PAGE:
By Ayushee Sharma
According to a recent study by the United Nations University Institute for Water, Environment and Health (UNU-INWEH), some 380 billion cubic metres of wastewater are produced annually worldwide. This figure is projected to grow by roughly 24 per cent by 2030 and 51 per cent by 2050. In this study, it has also been stated that the volume of wastewater roughly equals the annual discharge of water from the Ganges river in India. This is the water produced daily from using showers, wash basin sinks, washing machines, dishwashers and toilets, which we often pay little heed to. The American Biogas Council estimates that roughly 80 per cent of the energy contained in wastewater is thermal, 20 per cent is chemical, and less than one per cent has the potential for hydraulic power generation.
It is necessary to treat this water before it can be discharged into nature since it contains many types of contaminants from households, agriculture, and industries. But when treated properly, this wastewater can act as a valuable resource for generating energy, besides recovering nutrients and precious metals. By separating the minerals beforehand, their deposition in tanks and pipes and hence the potential damage to treatment equipment can be avoided. One of the United Nations’ Sustainable Development Goals (SDGs) is reducing untreated wastewater as well as increasing its recycling and safe reuse around the world.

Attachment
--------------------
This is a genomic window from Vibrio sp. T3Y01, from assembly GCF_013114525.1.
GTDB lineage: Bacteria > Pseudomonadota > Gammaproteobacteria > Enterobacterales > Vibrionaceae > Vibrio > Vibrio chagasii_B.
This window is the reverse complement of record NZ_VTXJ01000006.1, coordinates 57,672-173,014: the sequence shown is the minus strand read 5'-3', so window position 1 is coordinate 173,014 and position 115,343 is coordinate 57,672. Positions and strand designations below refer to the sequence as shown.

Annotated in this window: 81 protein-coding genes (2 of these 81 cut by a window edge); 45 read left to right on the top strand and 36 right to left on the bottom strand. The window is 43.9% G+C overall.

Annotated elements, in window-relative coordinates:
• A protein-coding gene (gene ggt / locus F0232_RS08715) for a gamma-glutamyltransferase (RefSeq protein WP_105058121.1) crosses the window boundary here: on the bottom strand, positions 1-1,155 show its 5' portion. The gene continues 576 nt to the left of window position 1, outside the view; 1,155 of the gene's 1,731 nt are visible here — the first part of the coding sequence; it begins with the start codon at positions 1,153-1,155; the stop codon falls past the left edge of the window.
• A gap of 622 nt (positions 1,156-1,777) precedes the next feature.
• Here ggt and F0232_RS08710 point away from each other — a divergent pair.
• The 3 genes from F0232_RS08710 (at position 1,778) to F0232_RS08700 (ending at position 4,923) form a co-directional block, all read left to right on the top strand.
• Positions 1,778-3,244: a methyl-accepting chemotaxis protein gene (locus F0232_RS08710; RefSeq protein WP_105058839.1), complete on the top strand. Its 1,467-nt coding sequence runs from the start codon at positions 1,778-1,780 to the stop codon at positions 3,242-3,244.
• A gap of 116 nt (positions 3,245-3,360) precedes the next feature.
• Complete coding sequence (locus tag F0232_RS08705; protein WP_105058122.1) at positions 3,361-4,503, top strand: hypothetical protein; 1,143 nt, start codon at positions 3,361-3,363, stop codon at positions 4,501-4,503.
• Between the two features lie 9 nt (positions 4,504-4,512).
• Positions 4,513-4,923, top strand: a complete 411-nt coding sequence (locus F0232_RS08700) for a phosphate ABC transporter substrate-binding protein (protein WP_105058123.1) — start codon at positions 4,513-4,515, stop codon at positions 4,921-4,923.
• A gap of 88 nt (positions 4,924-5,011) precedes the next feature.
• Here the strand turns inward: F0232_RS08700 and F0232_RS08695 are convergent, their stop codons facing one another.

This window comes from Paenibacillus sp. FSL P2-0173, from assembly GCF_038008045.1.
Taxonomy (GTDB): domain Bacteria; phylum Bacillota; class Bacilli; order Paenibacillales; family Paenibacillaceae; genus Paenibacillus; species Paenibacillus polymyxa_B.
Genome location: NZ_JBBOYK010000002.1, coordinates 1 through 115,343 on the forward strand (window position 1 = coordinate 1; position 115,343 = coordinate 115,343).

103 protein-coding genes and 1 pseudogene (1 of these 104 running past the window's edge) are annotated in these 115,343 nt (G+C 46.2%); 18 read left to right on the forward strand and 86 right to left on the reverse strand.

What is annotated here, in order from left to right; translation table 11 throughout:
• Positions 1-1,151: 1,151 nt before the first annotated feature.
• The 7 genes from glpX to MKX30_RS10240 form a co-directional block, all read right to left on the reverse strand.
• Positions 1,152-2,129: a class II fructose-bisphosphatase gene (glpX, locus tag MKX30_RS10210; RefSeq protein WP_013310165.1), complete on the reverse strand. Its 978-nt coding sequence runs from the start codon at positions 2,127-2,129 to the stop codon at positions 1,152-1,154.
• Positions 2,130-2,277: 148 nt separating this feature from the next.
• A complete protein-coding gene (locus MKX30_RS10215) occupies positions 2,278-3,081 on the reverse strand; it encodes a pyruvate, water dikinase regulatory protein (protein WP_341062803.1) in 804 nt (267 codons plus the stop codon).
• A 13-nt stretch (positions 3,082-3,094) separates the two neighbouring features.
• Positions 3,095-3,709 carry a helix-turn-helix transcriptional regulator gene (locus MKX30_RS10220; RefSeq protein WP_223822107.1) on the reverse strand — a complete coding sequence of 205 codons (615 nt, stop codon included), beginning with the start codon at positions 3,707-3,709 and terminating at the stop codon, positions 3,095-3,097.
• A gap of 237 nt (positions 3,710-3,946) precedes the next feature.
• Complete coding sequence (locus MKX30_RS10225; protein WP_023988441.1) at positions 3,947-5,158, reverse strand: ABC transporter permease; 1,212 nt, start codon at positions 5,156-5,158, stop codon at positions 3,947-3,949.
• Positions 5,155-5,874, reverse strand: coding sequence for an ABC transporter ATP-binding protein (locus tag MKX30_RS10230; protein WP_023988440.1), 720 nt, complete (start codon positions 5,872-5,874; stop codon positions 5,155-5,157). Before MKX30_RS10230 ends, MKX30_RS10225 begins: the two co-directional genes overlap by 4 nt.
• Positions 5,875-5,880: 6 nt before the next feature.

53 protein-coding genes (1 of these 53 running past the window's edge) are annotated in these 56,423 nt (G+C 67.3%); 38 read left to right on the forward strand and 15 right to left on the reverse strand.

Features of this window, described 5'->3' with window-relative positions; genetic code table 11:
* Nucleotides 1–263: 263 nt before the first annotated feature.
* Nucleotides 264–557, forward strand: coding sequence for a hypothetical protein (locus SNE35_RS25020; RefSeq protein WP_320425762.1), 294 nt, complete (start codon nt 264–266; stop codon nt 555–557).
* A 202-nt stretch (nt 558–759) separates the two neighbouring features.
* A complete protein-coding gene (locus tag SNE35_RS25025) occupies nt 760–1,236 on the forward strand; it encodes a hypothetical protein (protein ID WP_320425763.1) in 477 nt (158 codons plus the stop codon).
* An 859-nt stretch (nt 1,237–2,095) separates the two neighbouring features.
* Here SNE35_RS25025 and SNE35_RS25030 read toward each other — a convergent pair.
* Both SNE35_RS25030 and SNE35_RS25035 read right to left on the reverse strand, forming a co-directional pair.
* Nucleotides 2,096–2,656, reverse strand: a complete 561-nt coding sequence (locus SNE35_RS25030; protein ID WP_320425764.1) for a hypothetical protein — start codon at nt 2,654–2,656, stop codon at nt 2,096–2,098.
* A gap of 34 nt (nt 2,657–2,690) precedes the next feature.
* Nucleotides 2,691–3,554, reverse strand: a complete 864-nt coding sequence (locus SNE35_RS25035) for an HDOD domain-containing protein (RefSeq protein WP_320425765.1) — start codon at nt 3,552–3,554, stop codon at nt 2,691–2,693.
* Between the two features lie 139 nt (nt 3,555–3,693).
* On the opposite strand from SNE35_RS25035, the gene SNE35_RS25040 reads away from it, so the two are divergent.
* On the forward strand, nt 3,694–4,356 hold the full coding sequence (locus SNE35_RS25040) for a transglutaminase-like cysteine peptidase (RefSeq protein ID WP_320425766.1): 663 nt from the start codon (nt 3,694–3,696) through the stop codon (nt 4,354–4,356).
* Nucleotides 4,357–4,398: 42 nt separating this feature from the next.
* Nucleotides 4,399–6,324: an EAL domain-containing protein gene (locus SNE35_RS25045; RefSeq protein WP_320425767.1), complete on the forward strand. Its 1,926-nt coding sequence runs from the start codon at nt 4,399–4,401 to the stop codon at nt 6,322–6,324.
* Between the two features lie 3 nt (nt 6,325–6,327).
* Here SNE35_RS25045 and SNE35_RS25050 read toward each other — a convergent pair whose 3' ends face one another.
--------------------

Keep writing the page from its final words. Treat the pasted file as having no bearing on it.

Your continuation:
The treatment plants work on anaerobic digestion. Organic materials in wastewater from sewage systems, generally known as sludge, usually undergo a pre-treatment process called thermal hydrolysis to maximise the amount of methane that can be produced. This is also done to optimise cost-effectiveness of production. In anaerobic digestion, microbes decompose sludge in the environment, like a landfill, which is devoid of oxygen. The biogas produced from this process, containing large amounts of methane, is then used to generate energy instead of being released into the atmosphere, which prevents pollution. Although carbon dioxide is a byproduct, the net emissions are almost zero when compared to the clean energy produced.